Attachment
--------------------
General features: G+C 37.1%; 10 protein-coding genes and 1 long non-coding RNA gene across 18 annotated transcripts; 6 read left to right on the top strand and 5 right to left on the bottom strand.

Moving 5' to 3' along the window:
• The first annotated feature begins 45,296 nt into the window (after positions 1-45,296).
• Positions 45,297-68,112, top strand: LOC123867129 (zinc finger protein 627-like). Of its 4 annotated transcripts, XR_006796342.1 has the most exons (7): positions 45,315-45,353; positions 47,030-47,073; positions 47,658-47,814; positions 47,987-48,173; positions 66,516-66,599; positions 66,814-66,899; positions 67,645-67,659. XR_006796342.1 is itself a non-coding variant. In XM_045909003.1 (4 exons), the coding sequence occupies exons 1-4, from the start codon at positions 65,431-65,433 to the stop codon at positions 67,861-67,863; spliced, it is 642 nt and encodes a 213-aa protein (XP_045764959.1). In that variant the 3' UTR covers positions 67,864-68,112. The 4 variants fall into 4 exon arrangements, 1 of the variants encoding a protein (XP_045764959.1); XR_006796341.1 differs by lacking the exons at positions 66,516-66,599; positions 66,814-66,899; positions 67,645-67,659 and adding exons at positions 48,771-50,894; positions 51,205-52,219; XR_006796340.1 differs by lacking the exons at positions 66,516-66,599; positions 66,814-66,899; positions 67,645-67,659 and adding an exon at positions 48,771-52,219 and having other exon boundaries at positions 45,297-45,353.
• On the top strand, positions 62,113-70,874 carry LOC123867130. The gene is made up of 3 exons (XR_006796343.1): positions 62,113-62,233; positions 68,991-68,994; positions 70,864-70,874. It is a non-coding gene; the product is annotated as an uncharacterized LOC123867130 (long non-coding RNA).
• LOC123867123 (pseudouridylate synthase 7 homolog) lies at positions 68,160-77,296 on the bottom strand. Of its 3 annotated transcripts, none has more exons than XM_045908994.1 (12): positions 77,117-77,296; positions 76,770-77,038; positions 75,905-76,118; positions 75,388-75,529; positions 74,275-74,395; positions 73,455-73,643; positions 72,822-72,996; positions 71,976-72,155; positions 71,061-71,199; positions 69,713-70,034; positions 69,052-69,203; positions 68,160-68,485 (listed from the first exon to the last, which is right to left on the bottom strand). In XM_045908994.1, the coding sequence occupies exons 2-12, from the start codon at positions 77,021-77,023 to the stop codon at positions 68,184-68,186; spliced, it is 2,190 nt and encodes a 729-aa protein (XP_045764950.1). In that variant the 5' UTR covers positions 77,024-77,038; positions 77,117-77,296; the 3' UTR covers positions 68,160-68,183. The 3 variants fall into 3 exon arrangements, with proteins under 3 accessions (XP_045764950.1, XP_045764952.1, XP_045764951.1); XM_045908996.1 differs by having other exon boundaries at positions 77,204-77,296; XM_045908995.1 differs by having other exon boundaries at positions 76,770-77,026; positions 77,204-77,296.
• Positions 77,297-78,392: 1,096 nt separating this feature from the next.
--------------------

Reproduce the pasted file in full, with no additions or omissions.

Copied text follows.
General features: G+C 37.1%; 10 protein-coding genes and 1 long non-coding RNA gene across 18 annotated transcripts; 6 read left to right on the top strand and 5 right to left on the bottom strand.

Moving 5' to 3' along the window:
• The first annotated feature begins 45,296 nt into the window (after positions 1-45,296).
• Positions 45,297-68,112, top strand: LOC123867129 (zinc finger protein 627-like). Of its 4 annotated transcripts, XR_006796342.1 has the most exons (7): positions 45,315-45,353; positions 47,030-47,073; positions 47,658-47,814; positions 47,987-48,173; positions 66,516-66,599; positions 66,814-66,899; positions 67,645-67,659. XR_006796342.1 is itself a non-coding variant. In XM_045909003.1 (4 exons), the coding sequence occupies exons 1-4, from the start codon at positions 65,431-65,433 to the stop codon at positions 67,861-67,863; spliced, it is 642 nt and encodes a 213-aa protein (XP_045764959.1). In that variant the 3' UTR covers positions 67,864-68,112. The 4 variants fall into 4 exon arrangements, 1 of the variants encoding a protein (XP_045764959.1); XR_006796341.1 differs by lacking the exons at positions 66,516-66,599; positions 66,814-66,899; positions 67,645-67,659 and adding exons at positions 48,771-50,894; positions 51,205-52,219; XR_006796340.1 differs by lacking the exons at positions 66,516-66,599; positions 66,814-66,899; positions 67,645-67,659 and adding an exon at positions 48,771-52,219 and having other exon boundaries at positions 45,297-45,353.
• On the top strand, positions 62,113-70,874 carry LOC123867130. The gene is made up of 3 exons (XR_006796343.1): positions 62,113-62,233; positions 68,991-68,994; positions 70,864-70,874. It is a non-coding gene; the product is annotated as an uncharacterized LOC123867130 (long non-coding RNA).
• LOC123867123 (pseudouridylate synthase 7 homolog) lies at positions 68,160-77,296 on the bottom strand. Of its 3 annotated transcripts, none has more exons than XM_045908994.1 (12): positions 77,117-77,296; positions 76,770-77,038; positions 75,905-76,118; positions 75,388-75,529; positions 74,275-74,395; positions 73,455-73,643; positions 72,822-72,996; positions 71,976-72,155; positions 71,061-71,199; positions 69,713-70,034; positions 69,052-69,203; positions 68,160-68,485 (listed from the first exon to the last, which is right to left on the bottom strand). In XM_045908994.1, the coding sequence occupies exons 2-12, from the start codon at positions 77,021-77,023 to the stop codon at positions 68,184-68,186; spliced, it is 2,190 nt and encodes a 729-aa protein (XP_045764950.1). In that variant the 5' UTR covers positions 77,024-77,038; positions 77,117-77,296; the 3' UTR covers positions 68,160-68,183. The 3 variants fall into 3 exon arrangements, with proteins under 3 accessions (XP_045764950.1, XP_045764952.1, XP_045764951.1); XM_045908996.1 differs by having other exon boundaries at positions 77,204-77,296; XM_045908995.1 differs by having other exon boundaries at positions 76,770-77,026; positions 77,204-77,296.
• Positions 77,297-78,392: 1,096 nt separating this feature from the next.